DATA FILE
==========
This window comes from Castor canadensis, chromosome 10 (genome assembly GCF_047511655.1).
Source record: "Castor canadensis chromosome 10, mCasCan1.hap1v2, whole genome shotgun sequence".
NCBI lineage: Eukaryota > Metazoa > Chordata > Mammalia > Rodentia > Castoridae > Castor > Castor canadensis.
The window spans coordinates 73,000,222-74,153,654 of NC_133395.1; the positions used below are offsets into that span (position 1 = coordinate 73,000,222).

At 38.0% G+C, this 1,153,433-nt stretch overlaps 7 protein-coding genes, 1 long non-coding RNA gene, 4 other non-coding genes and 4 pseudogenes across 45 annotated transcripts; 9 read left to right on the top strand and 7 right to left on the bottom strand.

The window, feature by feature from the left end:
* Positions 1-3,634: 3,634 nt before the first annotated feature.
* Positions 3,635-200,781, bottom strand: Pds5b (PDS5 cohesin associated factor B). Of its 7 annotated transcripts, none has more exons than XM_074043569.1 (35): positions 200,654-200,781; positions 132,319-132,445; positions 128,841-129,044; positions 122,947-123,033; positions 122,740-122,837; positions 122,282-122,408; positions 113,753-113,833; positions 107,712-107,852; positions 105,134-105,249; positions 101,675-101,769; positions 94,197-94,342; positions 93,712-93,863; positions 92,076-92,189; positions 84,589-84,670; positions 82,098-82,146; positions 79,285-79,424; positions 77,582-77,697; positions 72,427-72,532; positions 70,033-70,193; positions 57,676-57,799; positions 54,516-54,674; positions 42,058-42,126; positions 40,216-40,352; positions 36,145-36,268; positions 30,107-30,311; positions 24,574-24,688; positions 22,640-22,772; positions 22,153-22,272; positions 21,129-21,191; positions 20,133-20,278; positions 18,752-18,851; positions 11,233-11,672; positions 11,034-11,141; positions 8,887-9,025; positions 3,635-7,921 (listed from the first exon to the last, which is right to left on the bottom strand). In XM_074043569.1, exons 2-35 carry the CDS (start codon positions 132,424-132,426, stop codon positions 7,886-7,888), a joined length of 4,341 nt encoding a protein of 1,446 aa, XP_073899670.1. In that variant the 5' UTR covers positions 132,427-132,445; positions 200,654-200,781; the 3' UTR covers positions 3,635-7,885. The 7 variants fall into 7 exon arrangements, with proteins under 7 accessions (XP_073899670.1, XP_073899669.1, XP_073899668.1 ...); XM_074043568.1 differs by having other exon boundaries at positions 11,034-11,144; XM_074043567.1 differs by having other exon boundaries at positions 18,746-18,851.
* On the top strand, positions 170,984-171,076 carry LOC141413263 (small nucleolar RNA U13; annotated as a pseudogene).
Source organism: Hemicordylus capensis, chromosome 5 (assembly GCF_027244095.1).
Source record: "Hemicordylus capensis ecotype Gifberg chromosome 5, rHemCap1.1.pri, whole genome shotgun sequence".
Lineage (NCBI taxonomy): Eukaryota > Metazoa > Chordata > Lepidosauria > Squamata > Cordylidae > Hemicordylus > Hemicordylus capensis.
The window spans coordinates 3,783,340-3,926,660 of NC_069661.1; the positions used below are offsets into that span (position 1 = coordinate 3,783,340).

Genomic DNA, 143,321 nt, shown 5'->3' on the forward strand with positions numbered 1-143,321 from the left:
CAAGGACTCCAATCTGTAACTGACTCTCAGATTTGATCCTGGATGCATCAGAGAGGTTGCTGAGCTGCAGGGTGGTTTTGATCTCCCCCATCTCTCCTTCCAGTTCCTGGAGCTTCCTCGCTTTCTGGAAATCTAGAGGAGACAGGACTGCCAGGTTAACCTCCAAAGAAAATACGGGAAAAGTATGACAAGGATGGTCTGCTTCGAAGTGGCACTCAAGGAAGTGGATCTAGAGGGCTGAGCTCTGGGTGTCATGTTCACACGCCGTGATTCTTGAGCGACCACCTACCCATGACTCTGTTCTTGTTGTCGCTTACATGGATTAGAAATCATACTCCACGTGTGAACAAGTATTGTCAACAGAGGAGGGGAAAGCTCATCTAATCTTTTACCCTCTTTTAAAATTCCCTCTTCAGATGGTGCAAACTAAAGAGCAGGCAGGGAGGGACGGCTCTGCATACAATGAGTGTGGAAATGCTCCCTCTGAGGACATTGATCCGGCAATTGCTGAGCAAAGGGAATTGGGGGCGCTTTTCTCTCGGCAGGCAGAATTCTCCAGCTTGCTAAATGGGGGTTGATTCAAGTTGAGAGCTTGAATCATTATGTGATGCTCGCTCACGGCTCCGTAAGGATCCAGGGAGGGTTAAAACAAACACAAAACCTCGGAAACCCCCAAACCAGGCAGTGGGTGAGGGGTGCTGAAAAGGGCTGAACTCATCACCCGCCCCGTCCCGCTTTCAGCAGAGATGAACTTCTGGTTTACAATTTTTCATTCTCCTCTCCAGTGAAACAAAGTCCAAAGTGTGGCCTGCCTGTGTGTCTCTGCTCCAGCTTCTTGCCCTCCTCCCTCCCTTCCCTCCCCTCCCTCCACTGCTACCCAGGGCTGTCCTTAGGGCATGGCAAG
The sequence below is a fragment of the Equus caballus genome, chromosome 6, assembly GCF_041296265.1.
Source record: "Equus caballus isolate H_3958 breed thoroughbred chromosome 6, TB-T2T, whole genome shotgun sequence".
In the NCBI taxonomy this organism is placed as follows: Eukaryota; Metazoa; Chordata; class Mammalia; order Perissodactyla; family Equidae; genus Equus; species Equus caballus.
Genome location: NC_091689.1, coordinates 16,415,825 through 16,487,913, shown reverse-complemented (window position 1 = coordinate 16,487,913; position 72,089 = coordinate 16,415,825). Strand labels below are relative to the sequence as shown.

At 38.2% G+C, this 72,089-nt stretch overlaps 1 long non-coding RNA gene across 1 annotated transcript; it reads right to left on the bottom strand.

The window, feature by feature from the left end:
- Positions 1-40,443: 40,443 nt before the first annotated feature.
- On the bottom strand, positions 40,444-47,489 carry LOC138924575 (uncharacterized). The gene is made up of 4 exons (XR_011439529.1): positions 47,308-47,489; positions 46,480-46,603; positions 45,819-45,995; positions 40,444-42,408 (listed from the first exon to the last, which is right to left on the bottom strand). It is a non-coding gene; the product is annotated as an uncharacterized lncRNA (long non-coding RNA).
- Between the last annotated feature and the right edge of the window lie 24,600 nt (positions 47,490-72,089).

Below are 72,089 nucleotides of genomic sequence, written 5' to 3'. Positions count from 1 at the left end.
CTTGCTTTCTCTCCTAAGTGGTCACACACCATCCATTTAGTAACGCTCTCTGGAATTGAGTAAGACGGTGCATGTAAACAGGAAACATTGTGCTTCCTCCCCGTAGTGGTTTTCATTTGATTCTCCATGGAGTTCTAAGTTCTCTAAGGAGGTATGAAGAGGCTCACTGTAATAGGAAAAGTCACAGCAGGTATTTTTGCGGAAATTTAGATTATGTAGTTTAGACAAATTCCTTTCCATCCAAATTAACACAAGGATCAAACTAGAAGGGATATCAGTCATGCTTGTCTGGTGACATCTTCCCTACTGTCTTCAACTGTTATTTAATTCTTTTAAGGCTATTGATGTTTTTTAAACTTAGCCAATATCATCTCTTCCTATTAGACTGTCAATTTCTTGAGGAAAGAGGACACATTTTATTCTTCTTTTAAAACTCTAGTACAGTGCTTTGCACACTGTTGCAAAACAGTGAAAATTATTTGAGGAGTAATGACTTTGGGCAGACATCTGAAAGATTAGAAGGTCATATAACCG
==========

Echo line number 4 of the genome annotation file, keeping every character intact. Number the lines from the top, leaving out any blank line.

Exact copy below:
The window spans coordinates 73,000,222-74,153,654 of NC_133395.1; the positions used below are offsets into that span (position 1 = coordinate 73,000,222).